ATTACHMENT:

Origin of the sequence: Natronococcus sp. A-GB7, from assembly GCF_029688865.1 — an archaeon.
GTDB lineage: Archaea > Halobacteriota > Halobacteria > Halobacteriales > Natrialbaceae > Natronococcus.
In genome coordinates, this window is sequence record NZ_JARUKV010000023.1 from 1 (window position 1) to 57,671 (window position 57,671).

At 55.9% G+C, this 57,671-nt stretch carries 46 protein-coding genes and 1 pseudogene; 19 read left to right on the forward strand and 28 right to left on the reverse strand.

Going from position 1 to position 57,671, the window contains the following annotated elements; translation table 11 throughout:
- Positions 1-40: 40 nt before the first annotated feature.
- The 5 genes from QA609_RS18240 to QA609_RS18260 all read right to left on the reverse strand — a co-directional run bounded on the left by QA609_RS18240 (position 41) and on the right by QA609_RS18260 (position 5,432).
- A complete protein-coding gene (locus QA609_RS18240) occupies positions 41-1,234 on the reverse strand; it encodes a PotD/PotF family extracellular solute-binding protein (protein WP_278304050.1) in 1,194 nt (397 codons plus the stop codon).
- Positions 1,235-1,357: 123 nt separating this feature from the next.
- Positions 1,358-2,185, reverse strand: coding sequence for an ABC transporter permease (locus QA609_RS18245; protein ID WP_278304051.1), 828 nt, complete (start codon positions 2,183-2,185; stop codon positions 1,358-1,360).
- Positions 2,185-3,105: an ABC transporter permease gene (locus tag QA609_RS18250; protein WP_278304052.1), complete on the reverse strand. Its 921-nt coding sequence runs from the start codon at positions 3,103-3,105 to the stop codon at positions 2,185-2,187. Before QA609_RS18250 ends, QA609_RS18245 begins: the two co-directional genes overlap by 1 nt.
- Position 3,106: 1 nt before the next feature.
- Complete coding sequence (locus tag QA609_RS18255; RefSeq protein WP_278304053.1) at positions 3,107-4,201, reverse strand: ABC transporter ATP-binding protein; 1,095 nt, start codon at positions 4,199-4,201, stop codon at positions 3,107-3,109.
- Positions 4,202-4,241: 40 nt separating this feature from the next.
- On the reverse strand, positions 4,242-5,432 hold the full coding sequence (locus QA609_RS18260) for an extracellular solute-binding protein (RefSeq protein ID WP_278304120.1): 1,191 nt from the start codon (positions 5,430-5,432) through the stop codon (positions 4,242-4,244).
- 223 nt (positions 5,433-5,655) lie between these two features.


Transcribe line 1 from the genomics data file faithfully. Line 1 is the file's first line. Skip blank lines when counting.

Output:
Origin of the sequence: Natronococcus sp. A-GB7, from assembly GCF_029688865.1 — an archaeon.